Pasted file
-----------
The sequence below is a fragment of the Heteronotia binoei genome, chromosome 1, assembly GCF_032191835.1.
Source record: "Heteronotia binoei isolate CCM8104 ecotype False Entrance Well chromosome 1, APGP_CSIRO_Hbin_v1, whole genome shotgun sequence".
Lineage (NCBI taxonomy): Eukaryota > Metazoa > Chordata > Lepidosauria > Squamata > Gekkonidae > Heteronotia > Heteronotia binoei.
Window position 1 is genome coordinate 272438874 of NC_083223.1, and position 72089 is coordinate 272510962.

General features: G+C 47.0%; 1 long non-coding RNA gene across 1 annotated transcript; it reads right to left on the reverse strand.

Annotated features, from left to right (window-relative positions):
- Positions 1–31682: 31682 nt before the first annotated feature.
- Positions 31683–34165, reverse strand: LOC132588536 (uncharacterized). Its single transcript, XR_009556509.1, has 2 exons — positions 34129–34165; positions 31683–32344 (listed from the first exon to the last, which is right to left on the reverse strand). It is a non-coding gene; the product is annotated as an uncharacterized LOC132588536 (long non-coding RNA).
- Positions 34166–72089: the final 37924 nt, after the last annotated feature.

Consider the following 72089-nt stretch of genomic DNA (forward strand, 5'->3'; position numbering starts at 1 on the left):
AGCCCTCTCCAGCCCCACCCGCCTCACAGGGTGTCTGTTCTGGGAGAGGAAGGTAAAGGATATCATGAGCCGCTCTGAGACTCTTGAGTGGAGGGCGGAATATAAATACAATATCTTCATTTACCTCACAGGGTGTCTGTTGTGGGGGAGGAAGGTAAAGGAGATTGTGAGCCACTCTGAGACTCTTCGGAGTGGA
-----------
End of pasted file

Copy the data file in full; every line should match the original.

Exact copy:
The sequence below is a fragment of the Heteronotia binoei genome, chromosome 1, assembly GCF_032191835.1.
Source record: "Heteronotia binoei isolate CCM8104 ecotype False Entrance Well chromosome 1, APGP_CSIRO_Hbin_v1, whole genome shotgun sequence".
Lineage (NCBI taxonomy): Eukaryota > Metazoa > Chordata > Lepidosauria > Squamata > Gekkonidae > Heteronotia > Heteronotia binoei.
Window position 1 is genome coordinate 272438874 of NC_083223.1, and position 72089 is coordinate 272510962.

General features: G+C 47.0%; 1 long non-coding RNA gene across 1 annotated transcript; it reads right to left on the reverse strand.

Annotated features, from left to right (window-relative positions):
- Positions 1–31682: 31682 nt before the first annotated feature.
- Positions 31683–34165, reverse strand: LOC132588536 (uncharacterized). Its single transcript, XR_009556509.1, has 2 exons — positions 34129–34165; positions 31683–32344 (listed from the first exon to the last, which is right to left on the reverse strand). It is a non-coding gene; the product is annotated as an uncharacterized LOC132588536 (long non-coding RNA).
- Positions 34166–72089: the final 37924 nt, after the last annotated feature.

Consider the following 72089-nt stretch of genomic DNA (forward strand, 5'->3'; position numbering starts at 1 on the left):
AGCCCTCTCCAGCCCCACCCGCCTCACAGGGTGTCTGTTCTGGGAGAGGAAGGTAAAGGATATCATGAGCCGCTCTGAGACTCTTGAGTGGAGGGCGGAATATAAATACAATATCTTCATTTACCTCACAGGGTGTCTGTTGTGGGGGAGGAAGGTAAAGGAGATTGTGAGCCACTCTGAGACTCTTCGGAGTGGA